In his 2012 predictions for the tech-industry, pundit Mark Anderson, CEO of Strategic News Service, said, “Steve Jobs didn’t really invent anything at all. But he was great at integrating things into a product.”
He argued that most of the technology that created the Mac, iPod, Next cube, etc. was already available. Jobs was simply able to see things others couldn’t in combining disparate technology advancements to create new products. Apple’s innovation was not so much a product of invention, but observation and integration.
I’ve found the same concept of invention via integration to work in business communications, too. Specifically with brand storytelling.
In 2006, after running my ad agency for over a decade, I realized that the advertising paradigm as I knew it no longer worked. While brands used to own the influence of mass media (broadcast, print, outdoor), technology turned their world upside down. The internet handed control of communication to the consumer. The masses became the media. BTW, they now own your brand story, too.
Desperate to find an answer for how to get our clients’ messages to cut through the noise and be heard, I turned to Hollywood.
The Origin of the Brand Story Cycle System™
When people ask me how the proven Story Cycle System™ came about, I share this…
“The Story Cycle is distilled from the timeless narrative structure of the ancients, inspired by the story artists of Hollywood, influenced by masters of persuasion, guided by trend spotters, and informed by how the human mind grapples for meaning.”
So let’s unpack its origins:
“Distilled from the timeless narrative structure of the ancients” is the result of my mentorship by Joseph Campbell, America’s foremost mythologist. Sure, he had been dead for 20 years before I really got to know his work, but his legacy lives on today.
Campbell unearthed a primal map of storytelling that he called the Monomyth or Hero’s Journey. The Hero’s Journey is a 19-step pattern to story that has been around since the beginning of storytelling time. You can find it in the first recorded story of Gilgamesh right up to today’s Lego Movies.
We just watched Mary Poppins Returns last night and yep, there was the Hero’s Journey playing out before us. I learned about the Hero’s Journey when our son Parker was studying film at Chapman University in Orange, CA. Its universal structure resonated with me immediately, perhaps because it parallels many of the concepts I learned while earning a degree in music composition and theory.
So when I say the Story Cycle System™ is distilled from the “timeless narrative structure of the ancients,” I’m crediting Campbell’s Hero’s Journey as the blueprint for our brand story strategy system.
Inspired by the Story Artists of Hollywood
The Story Cycle™ is inspired by the story artists of Hollywood because they use the Hero’s Journey every day in innumerable ways to produce the movies we love. Hollywood story consultant Christopher Vogler dissects the Hero’s Journey for communicators in his seminal book, The Writer’s Journey. In it, he outlines how screenwriters and authors can use this universal template.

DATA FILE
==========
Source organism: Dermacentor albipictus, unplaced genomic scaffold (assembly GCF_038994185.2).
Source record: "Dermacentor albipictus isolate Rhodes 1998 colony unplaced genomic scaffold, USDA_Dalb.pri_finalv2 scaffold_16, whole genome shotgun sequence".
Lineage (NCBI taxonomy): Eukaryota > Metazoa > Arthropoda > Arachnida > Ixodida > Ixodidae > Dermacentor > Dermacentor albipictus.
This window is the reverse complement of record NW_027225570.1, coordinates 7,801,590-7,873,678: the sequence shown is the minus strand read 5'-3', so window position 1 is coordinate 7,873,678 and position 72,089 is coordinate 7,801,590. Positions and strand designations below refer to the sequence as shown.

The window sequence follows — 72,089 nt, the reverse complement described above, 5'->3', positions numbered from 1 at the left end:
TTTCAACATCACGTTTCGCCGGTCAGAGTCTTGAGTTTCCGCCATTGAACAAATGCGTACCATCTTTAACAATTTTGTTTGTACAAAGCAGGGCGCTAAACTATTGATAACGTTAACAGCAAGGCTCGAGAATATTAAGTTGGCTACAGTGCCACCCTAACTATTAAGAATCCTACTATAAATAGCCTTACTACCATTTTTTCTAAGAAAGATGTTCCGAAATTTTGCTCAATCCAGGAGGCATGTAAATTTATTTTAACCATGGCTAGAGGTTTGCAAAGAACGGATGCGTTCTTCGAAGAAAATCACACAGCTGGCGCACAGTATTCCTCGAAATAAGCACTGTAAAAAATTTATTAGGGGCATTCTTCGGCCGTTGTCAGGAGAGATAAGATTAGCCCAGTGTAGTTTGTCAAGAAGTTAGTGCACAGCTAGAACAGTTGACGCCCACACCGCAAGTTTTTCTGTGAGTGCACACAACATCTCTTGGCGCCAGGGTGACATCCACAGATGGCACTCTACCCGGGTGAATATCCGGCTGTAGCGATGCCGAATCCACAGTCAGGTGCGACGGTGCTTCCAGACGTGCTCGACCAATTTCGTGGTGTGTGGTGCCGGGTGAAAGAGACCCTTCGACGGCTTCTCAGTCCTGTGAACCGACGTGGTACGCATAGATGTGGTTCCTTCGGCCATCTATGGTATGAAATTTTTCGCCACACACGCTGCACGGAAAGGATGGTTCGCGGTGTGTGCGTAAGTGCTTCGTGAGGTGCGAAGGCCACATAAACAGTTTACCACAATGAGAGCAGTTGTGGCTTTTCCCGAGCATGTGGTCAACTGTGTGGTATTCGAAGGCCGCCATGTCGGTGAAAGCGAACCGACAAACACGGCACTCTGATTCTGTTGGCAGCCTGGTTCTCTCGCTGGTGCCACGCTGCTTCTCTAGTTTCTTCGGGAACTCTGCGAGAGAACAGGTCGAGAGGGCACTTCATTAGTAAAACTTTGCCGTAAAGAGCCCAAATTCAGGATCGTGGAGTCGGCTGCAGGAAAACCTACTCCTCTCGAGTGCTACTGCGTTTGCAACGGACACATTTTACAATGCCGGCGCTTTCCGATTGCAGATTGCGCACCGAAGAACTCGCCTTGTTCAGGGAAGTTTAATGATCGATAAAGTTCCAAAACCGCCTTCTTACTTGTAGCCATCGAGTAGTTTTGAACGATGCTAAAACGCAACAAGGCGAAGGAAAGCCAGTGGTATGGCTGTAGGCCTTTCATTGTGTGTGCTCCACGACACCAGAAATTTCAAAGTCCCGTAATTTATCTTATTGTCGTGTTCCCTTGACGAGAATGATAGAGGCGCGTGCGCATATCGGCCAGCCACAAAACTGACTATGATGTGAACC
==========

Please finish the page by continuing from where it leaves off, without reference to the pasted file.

“The Hero’s Journey is not an invention, but an observation. It is a recognition of a beautiful design, a set of principles that govern the conduct of life and the world of storytelling the way physics and chemistry govern the physical world,” writes Vogler.
That’s when I realized that if the Hero’s Journey is to philosophy what physics and chemistry are to the physical world, then I believe the elements of Campbell’s Monomyth could function as the essential framework for brand story strategy creation and activation. This idea further underscored what Vogler wrote:
“Every storyteller bends the mythic pattern to his or her own purpose or the needs of a particular culture.”
That’s when I mapped the Hero’s Journey to business to create more humanized organizations that are in better synch with the natural progression of life and to connect with their customers on a more primal level. The framework requires the brand to become the mentor to the customer, who is truly the hero of the brand journey. It is the audience/customers who are at the center of your brand story.
While Vogler boiled down Campbell’s 19 steps of the Hero’s Journey to 12 (as illustrated above) to teach Hollywood how to use it, I refined the framework to 10 steps to guide brand story creation, business communications and leadership development.
The DNA of Brand Storytelling
Additionally, scientist-turned-Hollywood-filmmaker, Dr. Randy Olson, inspired me with his work helping scientists become better communicators using his narrative template called the “And, But and Therefore” (ABT). The ABT is a perfect three-act story structure of set up/problem/resolution in a simple short paragraph that I call the DNA of story. It creates the foundation of clarity that helps keep you focused as you expand your narrative.
I recommend that when you start any communication project that you begin by crafting your ABT to find your central theme. Then use the Story Cycle System™ to develop your overall story to support your theme.
Finally, I learned yet another mutation of the Hero’s Journey in Blake Snyder’s 15 beats to story as outlined in his best selling book, Save the Cat. Snyder was Hollywood’s top screenwriter in the 1980’s selling more family genre scripts than anyone else. You can overlay Snyder’s 15 beats on the Hero’s Journey and see the parallels of structure.
So while the Story Cycle™ is distilled from the timeless narrative structure of the ancients and inspired by the story artists of Hollywood, it is also influenced by masters of persuasion.
Create More Influence With Your Brand Stories